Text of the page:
|Scientific Name||Spea bombifrons|
|General Description||L 1 ½ -2”. Smooth grayish or brown skin with small red or orange tipped warts. A cat-like eye, pronounced boss between eyes, and short, rounded, wedge-shaped spade characterize this toad.|
|Abundance||Uncommon to locally abundant.|
|Primary Habitat||Dry grasslands with sandy or gravelly soil.|
|Federal Status||No federal status.|
|Reason for Designation||Vulnerable throughout much of its northern range, including Montana. Its geographic range overlaps much of the Great Plains, perhaps one of the more vulnerable ecosystems in North America.|
Locations and Conditions of Key Habitat
Rather dry, open grasslands with sandy or otherwise loose soil are preferred. Typically avoid river bottoms and woodlands. Burrow into the ground until damp soil is reached, sometimes more than 2 feet. Prolific breeders which rarely emerge from the ground except when heavy rains occur, creating small pools of water used for breeding. Temporary wetlands without heavy vegetation such as those found in agricultural fields are easily flooded and may provide tolerable spadefoot breeding habitat. Spadefoot’s may also emerge from the ground during very humid nights. Tadpoles may be omnivorous or sometimes even cannibalistic. Adults eat small invertebrates.
Key Areas and Conditions for Plains Spadefoot in North Dakota
Spadefoots were seen for many years on the eastern edge of Carrington. Focus areas where this species may occur include the Glacial Lake Deltas.
Problems Which May Affect this Species
Ephemeral wetlands in which the species naturally breed are at risk of destruction and/or degradation. However, they may be tolerant of a broad range of habitats, even laying eggs in non-native sites such as ditches or flooded agricultural fields. Prairie habitat fragmentation may hinder movements.
Other Natural or Manmade Factors
Use of pesticides and herbicides may impact populations locally. Disease such as ranavirus and chytrid fungus may be very detrimental to amphibian populations.
Research and Survey Efforts
Current Research or Surveys
- North Dakota State University is surveying reptiles and amphibians in SE North Dakota.
- The University of North Dakota is currently studying diseases and parasites in amphibians.
Previous Research or Surveys
- Leonhart studied the effects of climate change on small mammals and herptiles in SW North Dakota in 2006.
- Shaunessy surveyed amphibians as part of a black-tailed Prairie Dog study in 2011.
- Cabarle and Beachy established population levels of amphibians at a number of sites in northern North Dakota in 2011.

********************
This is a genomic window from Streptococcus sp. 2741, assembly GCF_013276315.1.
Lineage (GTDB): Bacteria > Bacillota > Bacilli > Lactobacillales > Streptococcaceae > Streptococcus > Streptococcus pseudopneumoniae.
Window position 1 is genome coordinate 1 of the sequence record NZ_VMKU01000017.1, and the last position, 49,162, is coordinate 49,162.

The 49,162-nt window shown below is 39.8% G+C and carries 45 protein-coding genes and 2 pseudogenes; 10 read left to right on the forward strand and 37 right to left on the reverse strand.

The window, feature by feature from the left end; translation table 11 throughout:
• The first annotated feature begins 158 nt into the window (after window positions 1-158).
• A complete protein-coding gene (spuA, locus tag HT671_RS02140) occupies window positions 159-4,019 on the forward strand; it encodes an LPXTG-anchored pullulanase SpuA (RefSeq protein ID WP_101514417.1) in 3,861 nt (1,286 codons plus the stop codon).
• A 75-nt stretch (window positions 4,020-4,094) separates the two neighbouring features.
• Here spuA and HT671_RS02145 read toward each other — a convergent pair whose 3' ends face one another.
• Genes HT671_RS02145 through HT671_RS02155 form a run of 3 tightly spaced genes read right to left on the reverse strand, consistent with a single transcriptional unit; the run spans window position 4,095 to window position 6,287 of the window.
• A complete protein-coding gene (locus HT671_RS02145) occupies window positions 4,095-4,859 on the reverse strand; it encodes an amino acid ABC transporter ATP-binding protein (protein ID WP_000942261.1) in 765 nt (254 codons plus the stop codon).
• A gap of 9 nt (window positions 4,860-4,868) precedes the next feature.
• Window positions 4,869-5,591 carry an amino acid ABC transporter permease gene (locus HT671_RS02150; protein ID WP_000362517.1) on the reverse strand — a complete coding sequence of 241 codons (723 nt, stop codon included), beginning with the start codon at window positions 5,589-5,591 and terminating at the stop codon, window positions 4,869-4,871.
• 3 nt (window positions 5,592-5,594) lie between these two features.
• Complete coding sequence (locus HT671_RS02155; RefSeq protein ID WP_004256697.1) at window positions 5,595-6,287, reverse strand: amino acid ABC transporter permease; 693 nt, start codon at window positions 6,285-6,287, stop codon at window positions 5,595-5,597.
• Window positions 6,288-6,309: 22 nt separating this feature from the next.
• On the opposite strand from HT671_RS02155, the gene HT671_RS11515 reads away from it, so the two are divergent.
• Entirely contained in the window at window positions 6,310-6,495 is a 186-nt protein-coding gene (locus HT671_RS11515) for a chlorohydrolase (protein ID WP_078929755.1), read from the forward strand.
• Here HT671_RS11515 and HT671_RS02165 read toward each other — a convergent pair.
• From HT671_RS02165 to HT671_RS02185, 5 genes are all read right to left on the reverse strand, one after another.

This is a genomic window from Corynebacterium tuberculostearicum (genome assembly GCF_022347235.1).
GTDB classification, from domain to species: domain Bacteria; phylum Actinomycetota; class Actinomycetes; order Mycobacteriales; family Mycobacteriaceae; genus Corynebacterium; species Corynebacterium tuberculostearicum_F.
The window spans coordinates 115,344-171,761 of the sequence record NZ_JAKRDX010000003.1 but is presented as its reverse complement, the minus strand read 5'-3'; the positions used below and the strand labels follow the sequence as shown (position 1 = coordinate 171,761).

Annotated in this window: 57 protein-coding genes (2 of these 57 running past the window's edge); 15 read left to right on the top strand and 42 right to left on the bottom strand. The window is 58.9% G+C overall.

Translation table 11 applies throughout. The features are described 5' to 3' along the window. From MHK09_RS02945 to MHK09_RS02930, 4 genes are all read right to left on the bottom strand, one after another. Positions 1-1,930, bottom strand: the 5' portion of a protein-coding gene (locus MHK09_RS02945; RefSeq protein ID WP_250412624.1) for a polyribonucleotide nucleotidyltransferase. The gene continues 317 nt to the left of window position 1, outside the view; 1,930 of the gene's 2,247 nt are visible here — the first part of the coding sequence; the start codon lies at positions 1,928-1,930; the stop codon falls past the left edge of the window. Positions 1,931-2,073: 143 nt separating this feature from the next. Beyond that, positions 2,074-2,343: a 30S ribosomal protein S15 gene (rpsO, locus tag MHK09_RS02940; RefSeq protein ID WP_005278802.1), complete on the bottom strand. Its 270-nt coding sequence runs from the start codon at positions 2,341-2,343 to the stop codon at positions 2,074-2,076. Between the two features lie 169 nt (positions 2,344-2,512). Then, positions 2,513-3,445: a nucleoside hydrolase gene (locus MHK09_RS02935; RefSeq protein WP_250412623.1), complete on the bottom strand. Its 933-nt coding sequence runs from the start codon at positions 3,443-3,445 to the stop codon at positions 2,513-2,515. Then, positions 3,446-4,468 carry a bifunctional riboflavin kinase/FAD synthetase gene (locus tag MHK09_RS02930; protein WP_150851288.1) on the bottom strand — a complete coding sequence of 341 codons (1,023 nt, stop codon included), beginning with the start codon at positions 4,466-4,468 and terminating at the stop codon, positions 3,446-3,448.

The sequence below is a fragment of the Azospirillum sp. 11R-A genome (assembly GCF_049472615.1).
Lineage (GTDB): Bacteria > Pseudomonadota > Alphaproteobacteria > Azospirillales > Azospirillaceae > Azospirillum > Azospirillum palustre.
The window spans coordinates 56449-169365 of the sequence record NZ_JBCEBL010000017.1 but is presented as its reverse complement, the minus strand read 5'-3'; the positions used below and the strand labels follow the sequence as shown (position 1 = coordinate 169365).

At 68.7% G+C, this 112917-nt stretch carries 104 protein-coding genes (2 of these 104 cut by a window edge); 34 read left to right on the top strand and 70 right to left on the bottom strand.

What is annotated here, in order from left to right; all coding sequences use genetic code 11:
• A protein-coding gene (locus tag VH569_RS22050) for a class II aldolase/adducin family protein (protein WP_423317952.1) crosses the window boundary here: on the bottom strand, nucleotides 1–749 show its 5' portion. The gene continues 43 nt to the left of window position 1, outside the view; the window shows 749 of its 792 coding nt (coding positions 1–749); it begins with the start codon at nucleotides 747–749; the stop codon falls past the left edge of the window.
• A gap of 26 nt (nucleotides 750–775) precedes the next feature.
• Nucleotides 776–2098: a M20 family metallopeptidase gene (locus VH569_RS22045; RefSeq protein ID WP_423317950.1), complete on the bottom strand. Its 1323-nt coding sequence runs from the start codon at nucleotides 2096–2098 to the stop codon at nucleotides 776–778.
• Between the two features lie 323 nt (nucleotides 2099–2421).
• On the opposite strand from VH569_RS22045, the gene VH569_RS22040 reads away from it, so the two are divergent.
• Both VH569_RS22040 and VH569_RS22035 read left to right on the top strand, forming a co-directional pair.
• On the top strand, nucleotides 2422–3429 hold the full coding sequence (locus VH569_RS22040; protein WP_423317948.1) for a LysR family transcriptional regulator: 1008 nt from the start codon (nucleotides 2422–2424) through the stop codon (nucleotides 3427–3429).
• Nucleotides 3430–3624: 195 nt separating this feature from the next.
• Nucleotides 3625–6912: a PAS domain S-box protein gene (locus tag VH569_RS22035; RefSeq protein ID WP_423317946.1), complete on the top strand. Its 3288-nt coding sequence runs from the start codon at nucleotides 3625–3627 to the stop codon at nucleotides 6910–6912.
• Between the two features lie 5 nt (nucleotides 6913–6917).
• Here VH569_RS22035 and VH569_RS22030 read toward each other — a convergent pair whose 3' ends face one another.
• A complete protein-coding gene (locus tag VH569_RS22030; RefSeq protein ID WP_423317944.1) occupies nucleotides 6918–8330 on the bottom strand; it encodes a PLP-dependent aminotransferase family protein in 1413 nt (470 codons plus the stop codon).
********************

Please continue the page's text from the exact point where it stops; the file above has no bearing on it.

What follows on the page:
- Wheeler and Wheeler (1966) conducted a statewide survey of all amphibians and reptiles, as well as compiled existing records. The toads were found east of the Missouri River and in reasonable numbers.
- The REAP program (1978) found two Canadian Toads in the ponderosa pines, the only records ever found west of the Missouri River.
- Hoberg and Gause (1992) recorded personal observations of Canadian Toads in North Dakota.
- A survey of calling amphibians conducted by Johnson and Batie (1996) found the toads only in the northeastern portion of the known range in North Dakota.
- A compilation of all records in North Dakota by Jundt (2000) listed roughly 60 documentations of the Canadian Toad in the state.
Additional Research or Surveys Needed
Future surveys could include visual encounter surveys or using auto recorders, which turn on to record audio when the humidity or other environmental cues occur at a certain level.
- Protect ephemeral wetland habitats from drainage or filling.
- Avoid artificially extending the naturally short hydroperiods of wetlands in arid regions of the state.
- Avoid creating permanent water sources in areas where they are naturally lacking (e.g. southwestern North Dakota In arid regions of the state, restore the natural hydroperiods of wetlands that have been altered to create permanent water sources.
- Encourage the use of alternative water sources for livestock in arid regions of the state.
- Encourage the restoration of grassland habitats that were converted to stock ponds or dugouts.
There currently is no monitoring protocol in place. Monitoring tools could include school classes/programs, the general public, or national monitoring initiatives such as ARMI, NAAMP, or PARC. Amphibian monitoring can and should be directed at several species
The Canadian Toad maintains its Level I Species of Conservation Priority ranking. Sampling of amphibians has been conducted as part of number of SWG projects. A larger scale survey is currently underway (T-44-R Amphibian and reptile surveys of southeastern North Dakota). Work towards a monitoring protocol is needed.
Note: A listing of works consulted when compiling the information on this page may be found in the 2015 State Wildlife Action Plan.